deliberately train your eyes/peripheral vision and brain
to notice behind you thru mirrors by only momentarily,
glancing toward and back from your mirrors..
after a while it will seem as if you arent really looking
or not really taking your attention from the road ahead..
because thats what will be happening,, you brain and
peripheral vision will learn to see, enough, rearward
while virtually continuing to see frontward..
'Ride like you are Invisible' does not always apply,
there is many situations where you need to place yourself where you are seen
ie in front of the car, not slowly sneaking up in the blind spot like your video.
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I was in the process of passing him but the traffic ahead of me in my lane started to slow down, so I had to slow down. It's not like I made the conscious decision to sit right next to that guy like that. I started out quite a ways behind him, the traffic sped up, so I sped up, but then the traffic slowed down and I just so happened that I got stuck next to the guy.
And I don't remember what was going through my head but I doubt I checked to see if there was traffic coming in the outside lane it was just either sit in the middle lane and let that guy hit me or move and hope for the best.
Any of us who ride on roads with 4+ lanes in traffic have been in this same situation. The difference is that most of us would probably not doubt if we had checked the other lane because we are constantly checking for our "out". For me, the out looks like (can't fully know without seeing what was in your mirrors) the left lane. In fact, I try to pass from one lane removed (the left most lane in this case) whenever traffic allows. I like having the buffer of the extra lane. People sure do some crazy ******************** out there, though. Glad you're not a stat.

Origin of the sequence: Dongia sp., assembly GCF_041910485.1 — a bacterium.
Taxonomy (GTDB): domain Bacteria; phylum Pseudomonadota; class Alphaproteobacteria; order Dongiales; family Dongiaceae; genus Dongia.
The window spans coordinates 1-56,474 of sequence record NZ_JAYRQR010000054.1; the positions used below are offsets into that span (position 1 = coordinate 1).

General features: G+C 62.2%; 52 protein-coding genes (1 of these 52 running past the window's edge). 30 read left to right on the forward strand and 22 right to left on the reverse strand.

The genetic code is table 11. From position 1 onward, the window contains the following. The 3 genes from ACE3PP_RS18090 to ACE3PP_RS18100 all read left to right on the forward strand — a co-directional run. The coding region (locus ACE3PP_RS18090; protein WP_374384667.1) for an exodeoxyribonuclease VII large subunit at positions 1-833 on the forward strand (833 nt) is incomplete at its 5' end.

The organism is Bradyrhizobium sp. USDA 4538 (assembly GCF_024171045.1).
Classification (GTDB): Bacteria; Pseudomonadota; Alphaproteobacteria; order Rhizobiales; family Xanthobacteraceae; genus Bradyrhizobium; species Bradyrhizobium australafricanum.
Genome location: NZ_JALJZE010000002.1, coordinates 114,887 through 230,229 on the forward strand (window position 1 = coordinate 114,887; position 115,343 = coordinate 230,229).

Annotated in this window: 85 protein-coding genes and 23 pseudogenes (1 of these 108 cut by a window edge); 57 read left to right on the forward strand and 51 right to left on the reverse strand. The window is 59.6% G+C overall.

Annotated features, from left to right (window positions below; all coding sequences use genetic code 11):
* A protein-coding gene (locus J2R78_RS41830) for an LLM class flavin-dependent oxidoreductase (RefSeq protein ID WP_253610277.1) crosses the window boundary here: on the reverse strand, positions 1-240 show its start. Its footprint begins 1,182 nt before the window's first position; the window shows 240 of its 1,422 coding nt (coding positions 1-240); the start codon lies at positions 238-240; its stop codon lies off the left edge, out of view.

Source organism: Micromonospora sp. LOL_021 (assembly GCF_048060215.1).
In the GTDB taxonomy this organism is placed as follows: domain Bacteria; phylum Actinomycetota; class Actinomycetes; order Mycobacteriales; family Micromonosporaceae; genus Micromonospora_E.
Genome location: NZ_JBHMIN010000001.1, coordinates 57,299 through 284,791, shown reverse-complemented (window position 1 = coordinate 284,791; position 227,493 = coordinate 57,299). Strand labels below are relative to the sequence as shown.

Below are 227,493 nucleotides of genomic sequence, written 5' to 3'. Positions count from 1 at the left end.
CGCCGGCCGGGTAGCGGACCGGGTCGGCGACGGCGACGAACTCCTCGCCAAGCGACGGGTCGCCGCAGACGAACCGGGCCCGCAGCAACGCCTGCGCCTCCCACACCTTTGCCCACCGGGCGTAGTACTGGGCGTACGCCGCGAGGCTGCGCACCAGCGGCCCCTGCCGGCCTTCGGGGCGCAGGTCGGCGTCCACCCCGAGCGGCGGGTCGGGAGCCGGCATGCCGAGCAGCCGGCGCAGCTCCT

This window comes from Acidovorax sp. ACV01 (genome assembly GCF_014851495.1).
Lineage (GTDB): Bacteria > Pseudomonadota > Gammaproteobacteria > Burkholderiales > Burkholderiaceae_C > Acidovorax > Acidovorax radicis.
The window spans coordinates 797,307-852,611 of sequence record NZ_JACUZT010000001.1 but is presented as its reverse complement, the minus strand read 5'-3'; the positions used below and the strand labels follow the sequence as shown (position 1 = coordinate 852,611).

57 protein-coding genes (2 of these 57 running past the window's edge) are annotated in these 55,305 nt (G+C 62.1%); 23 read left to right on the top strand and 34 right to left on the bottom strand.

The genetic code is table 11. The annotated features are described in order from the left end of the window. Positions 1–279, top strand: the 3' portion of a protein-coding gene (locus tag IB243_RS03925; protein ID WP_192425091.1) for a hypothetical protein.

Like I tried to explain in another post, I wasn't riding in anyone's blind spot. The traffic in my lane was moving considerably faster in my lane than his lane. (You can see I was actually passing him.)
He came over into my lane maybe, I don't know, a second after I pulled up next to him? I wasn't riding in his blind spot for a prolonged period of time. I was passing him, and he just decided he needed to get over a lane in the short period of time that I was in his blind spot.
P.S. Thanks to all the people telling me this is completely my fault and that I'm a ******************** rider. Even though I don't think this situation was avoidable, you're entitled to your opinions.
Try not to be too defensive. I'm a new rider, but as soon as I watched your video I didn't know what was going to happen ahead of time, but I'm thinking as soon as the traffic backs up the white van is going to go for it and try to come in the left lane. This happens all the time whether you are on a bike or in a cage. In that driver's mind the lane is clear and they are going to save two seconds by making a quick lane change. The difference is that they will usually notice the car before they completely come over and correct their mistake.
With a motorcycle they might not notice their mistake until they take you out. They might not ever notice their mistake and put you into the guard rail and continue on their way.
Try not to take it personal and learn from your brush with fate.
Every vehicle you pass can potentially do this to you, 99.99% of the time, it won't happen. I try and pass other vehicles as quickly as possible, and will favour either the outside or inside lane of a motorway, because the other vehicles are only on one side of you. It's very easy to have 20/20 vision in hindsight, but these real world occurrences, where traffic in different lanes slows down and speeds up, can catch out even the most observant of riders, every now and again.
You meet the nicest people on a Honda.